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Trigger vs. Java

Jan Kwiatkowski

Joined: Nov 20, 2008
Posts: 12
Hi Ranchers,

Please answer a question:

Let's say an application has a function to change the rate of exchange(for example to calculate the price from EUR to PLN).
It is float. For example 1 EUR = 4.23 PLN. The rate is 4.23.
Suppose the application(Desktop based on Swing) is using Postgres DataBase, and there are many objects there in the database(mapped through hibernate).
The objects have float properties like: priceEUR and pricePLN.
The scenario is: When the user changes the rate of exchange(form 4.23 to for example 3.90) every object's pricePLN property stored in the database should be claculated with new rate and then updated to reflect new ratio between EUR and PLN.

My question is:
Should this be made by a trigger on the database, or the application and hibernate(Java) should do that? What are the pros and cons?

I'm looking forward to hearing from You.


Ernesto Elias-Nieland
Ranch Hand

Joined: Sep 01, 2005
Posts: 53

Why don't you calculate the price in the object by the exchange rate * base price when the object is created instead of storing only the result in the object. This would eliminate the need for recalculating the price in a specific currency if the exchange rate changes.

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Jan Kwiatkowski

Joined: Nov 20, 2008
Posts: 12
Thanks for the reply, but I'm sorry I don't understand

In the model there are many objects like Service, Merchandise, Order... and among properties like name, date etc. they have
common properties: priceEUR, pricePLN. Those values must be relevant to the accurate rate of exchange... so i think all of them must be updated when the global rate is changed... but i can be wrong, and the model could be not-well designed...

Please give me some clues

Ernesto Elias-Nieland
Ranch Hand

Joined: Sep 01, 2005
Posts: 53

If I understand you correctly the price of an object is calculated by an exchange rate for a currency and the base price for the object.

e.g. A car costs 5000 EUR as a base price. This price doesn't change because this is the price the car is sold in the shop. There must be something like a base price because otherwise an exchange rate would make no sense.
Ok , exchange rate 1 EUR = 4.23 PLN. Hence, the car costs 5000 * 4.23 PLN = 21150 PLN. You don't have to store this price in PLN in your data model for the car. You can calculate the price by the base price of the car (5000 EUR, stored in the data model) which rarely changes * exchange rate (which is not a property of the car and should be stored in a different table, e.g. the exchange rate table which has another object to accesses it)

when you develop the class for your car you can specify the properties like this:

By this the dependent prices are not stored in the model of the car and need not to be recalculated

R van Vliet
Ranch Hand

Joined: Nov 10, 2007
Posts: 144
Can I add that storing currency in floating point formats is usually not a good idea. Have a google on the topic.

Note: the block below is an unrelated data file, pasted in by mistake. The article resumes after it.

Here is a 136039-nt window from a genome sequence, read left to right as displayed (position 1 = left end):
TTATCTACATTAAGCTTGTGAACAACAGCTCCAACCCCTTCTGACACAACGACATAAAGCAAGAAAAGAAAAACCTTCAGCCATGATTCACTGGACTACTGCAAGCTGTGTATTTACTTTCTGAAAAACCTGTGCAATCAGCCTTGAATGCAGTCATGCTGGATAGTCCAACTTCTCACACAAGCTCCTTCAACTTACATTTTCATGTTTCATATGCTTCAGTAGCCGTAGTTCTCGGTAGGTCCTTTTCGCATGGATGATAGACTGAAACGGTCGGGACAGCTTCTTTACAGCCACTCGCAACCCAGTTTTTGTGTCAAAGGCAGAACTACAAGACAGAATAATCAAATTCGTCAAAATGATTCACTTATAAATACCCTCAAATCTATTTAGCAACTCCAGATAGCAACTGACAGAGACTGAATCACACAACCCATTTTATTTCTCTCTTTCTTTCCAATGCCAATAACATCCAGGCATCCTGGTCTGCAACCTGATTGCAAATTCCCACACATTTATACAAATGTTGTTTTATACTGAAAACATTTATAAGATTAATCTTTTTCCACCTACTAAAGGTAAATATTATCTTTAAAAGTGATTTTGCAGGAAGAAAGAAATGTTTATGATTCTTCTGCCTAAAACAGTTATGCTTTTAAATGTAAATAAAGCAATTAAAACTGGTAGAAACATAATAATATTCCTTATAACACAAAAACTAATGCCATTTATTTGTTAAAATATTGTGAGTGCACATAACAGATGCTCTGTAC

EDIT : Ernesto's solution would be the one I'd use
Tim Holloway
Saloon Keeper

Joined: Jun 25, 2001
Posts: 17410

First off, allow me to report that my experience with putting logic in the database (stored procedures, etc.) has not been positive. When taken to extremes, you end up with source code in 2 different languages in 2 different locations, and one of them (the database server) isn't well-represented in most source control systems. I've have project source ZIPfiles delivered to me where only half the program was actually in the ZIPfile (the other half being locked behind someone's firewall on a database server in another geographic location, and where I constantly dad to guess whether/how much of a business function was in the Java code and how much was in whatever vendor database language was in use.

Not that I'm totally against stored procedures, just that there's a time and a place where they're worth the extra grief and a time and a place where they aren't. Also, while certain tasks might perform more efficiently within the database server, there's usually more database clients than servers, so unless it's a really significant need, the extra load on the database server may not be desirable.

Triggers should generally be lightweight functions, and I've no problem with them being used for referential integrity purposes. Using them for business logic is another matter, unless there are multiple clients all depending on the same functionality. In that case, it's acceptable because it concentrates the function in a single maintenance point. But relatively few systems I've worked with have had that requirement.

Anyway, to the problem at hand.

There are 2 ways to do currency conversion, depending on need. One is to convert based on the current exchange rate, the other is to convert based on the exchange rate in effect at the time that the transaction was done. Current exchange rate is more likely what you want when presenting an item for sale, transaction exchange rate is more likely when you actually record a sale (for example).

A trigger could be justified (see above) for recording transaction exchange rates. I don't think I could recommend it for presentation-time conversions, though.

One option when you don't need to record the converted price in the database is to use a View.

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